Two articles published recently in separate issues of This People magazine feature two men central to F.A.R.M.S.' success as a scholarly research foundation. The first, "Taking the Stand," by James Bell, focuses on John W. Welch, the organization's creator and president. The article reveals how Welch first encountered studies of chiasmus in the New Testament and then discovered the same literary form in the Book of Mormon, both while serving a mission in Germany twenty years ago. It goes on to tell how F.A.R.M.S. originated.
The second article, "The Timelessness of Hugh Nibley," features F.A.R.M.S. leading contributor. Here you will get firsthand impressions about three recent projects designed to record Dr. Nibley's contributions to gospel erudition and make them accessible to the greatest number of people in the present and future generations. The first project consists of a 63-minute film, The Faith of an Observer—Conversations with Hugh Nibley, giving powerful autobiographical insights into the man and scholar. The film spans Nibley's life from his wealthy roots through the loss of his family's fortune during the Great Depression, and his experiences as a World War II military intelligence sergeant, to his more recent studies of ancient temples in the Near East. Indicative of what kind of man he is, Dr. Nibley complained heartily about hotel accomonnodations during a film session in Cairo. He didn't complain that the hotel wasn't good enough, rather that it was "too good." Later he and the film crew moved to hs preferred location, an outdated hotel with a bare lightbulb in the foyer and a broken elevator. Here, scholars, archeologists, and journalists buzzed about, and here Dr. Nibley and the crew remained for the rest of their stay. After viewing the film, the self-effacing scholar commented, "I must say I was very much surprised at what I saw—very much surprised." Viewing this film is undoubtedly one of the best ways to get to know "the man behind the books."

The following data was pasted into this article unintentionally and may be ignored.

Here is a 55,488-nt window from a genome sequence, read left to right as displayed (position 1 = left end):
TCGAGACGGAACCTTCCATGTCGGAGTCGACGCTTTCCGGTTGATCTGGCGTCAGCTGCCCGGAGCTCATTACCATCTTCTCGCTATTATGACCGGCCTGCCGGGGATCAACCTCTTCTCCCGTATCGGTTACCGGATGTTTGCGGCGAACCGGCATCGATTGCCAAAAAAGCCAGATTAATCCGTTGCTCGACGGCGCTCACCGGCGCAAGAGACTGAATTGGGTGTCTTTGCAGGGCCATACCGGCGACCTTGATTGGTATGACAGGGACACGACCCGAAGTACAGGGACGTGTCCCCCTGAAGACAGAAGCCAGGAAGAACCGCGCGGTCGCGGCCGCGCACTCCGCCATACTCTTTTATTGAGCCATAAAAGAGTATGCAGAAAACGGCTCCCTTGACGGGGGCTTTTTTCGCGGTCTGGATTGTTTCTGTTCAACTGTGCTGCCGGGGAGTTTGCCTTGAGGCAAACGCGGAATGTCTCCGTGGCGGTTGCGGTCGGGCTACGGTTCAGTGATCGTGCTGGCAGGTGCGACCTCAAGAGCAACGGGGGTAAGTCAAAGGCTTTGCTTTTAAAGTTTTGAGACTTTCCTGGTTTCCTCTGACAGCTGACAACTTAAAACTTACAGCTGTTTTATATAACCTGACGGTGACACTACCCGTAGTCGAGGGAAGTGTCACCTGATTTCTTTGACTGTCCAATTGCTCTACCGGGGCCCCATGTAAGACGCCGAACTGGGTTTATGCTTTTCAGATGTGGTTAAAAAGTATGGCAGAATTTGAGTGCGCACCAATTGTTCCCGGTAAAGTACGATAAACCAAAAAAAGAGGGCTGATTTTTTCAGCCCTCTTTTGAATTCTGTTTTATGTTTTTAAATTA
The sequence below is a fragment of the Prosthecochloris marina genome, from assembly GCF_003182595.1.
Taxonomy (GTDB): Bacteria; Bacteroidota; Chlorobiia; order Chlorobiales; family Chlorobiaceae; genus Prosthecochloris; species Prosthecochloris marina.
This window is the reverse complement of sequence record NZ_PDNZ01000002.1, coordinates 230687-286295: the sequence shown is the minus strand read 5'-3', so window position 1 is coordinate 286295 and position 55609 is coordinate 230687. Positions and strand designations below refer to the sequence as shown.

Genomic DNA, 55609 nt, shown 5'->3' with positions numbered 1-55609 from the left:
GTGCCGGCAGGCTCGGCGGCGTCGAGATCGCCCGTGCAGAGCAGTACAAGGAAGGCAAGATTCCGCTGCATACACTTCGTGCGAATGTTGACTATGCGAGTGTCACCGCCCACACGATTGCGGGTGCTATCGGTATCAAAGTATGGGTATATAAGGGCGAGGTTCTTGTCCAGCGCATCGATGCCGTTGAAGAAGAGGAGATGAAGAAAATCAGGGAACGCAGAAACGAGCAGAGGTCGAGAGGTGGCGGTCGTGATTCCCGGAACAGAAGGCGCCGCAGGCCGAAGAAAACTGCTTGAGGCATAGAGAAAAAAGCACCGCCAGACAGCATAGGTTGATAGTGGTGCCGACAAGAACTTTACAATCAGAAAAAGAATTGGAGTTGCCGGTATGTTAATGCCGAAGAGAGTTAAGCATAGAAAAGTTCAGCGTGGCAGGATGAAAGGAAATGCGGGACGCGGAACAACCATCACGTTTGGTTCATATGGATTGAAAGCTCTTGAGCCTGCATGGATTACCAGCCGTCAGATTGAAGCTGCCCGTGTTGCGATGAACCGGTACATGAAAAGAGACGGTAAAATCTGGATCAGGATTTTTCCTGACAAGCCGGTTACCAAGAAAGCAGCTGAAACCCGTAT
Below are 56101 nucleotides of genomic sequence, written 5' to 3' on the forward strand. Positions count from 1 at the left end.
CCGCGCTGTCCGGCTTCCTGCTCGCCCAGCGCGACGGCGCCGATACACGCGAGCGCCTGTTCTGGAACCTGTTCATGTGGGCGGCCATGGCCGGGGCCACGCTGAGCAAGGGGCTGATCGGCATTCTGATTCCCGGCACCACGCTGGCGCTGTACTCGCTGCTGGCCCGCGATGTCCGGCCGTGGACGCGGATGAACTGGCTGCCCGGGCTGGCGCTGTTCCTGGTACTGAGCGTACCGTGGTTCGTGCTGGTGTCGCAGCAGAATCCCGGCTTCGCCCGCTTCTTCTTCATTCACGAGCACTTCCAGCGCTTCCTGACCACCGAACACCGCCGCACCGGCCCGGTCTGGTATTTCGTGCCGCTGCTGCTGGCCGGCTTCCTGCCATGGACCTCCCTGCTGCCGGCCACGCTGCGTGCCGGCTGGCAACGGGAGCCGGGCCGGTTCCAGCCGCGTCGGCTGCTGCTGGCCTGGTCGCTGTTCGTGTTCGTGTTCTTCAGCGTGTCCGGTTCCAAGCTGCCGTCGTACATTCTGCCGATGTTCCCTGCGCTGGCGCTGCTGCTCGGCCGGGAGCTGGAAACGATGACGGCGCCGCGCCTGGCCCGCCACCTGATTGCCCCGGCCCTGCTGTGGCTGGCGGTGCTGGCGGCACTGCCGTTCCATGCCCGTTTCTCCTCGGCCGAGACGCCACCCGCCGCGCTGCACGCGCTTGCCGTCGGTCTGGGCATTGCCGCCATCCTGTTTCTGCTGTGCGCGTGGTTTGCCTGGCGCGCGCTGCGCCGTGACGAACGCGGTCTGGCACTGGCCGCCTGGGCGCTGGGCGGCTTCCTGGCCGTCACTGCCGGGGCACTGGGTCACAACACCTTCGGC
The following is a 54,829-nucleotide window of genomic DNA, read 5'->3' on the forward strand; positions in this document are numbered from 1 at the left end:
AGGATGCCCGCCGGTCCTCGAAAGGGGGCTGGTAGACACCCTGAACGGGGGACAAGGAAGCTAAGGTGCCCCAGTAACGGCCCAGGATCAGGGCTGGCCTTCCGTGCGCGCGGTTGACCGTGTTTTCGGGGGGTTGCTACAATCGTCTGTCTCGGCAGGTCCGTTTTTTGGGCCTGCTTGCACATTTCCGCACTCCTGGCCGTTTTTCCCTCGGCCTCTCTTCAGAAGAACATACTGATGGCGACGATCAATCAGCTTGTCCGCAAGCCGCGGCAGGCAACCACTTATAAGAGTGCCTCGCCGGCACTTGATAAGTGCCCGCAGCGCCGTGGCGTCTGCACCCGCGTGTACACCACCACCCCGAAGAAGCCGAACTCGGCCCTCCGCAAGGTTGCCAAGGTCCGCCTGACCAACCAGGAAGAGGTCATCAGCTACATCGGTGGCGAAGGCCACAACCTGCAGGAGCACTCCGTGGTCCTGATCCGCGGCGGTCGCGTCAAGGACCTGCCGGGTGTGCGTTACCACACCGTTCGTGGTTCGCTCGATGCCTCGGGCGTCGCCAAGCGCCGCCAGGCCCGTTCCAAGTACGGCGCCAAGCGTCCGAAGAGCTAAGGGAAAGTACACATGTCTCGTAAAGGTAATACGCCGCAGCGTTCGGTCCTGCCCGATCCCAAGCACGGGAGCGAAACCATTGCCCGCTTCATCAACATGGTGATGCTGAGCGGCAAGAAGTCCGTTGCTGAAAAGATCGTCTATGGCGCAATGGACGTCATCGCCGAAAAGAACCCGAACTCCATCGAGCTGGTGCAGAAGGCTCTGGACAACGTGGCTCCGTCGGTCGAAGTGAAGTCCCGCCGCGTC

The second project embraces a multivolume collection of Dr. Nibley's more than 200 books and articles, several of which have never before been published. Dr. Nibley, commenting on the process of gathering and publishing many of his old works, said, "The arguments don't get outdated. The value of the ancient sources will not deteriorate."
If you have been waiting to enroll in Dr. Nibley's classic Pearl of Great Price course, then the third project spotlighted in This People will come as a welcome treat. In 1986, cameramen and soundcrews videotaped twenty-eight hours of Nibley in the act—capturing the "lectures, blackboard drawings, the classroom questions and clatter." This homestudy program, nearing completion, will offer videotapes of these actual classroom lectures, as well as course outlines, transcripts, and materials. For example, the venerable teacher examines in minute detail the Shabako Stone, a cornerstone of an early Egyptian temple in Memphis whose inscription relates closely to creation scriptures in the Book of Moses.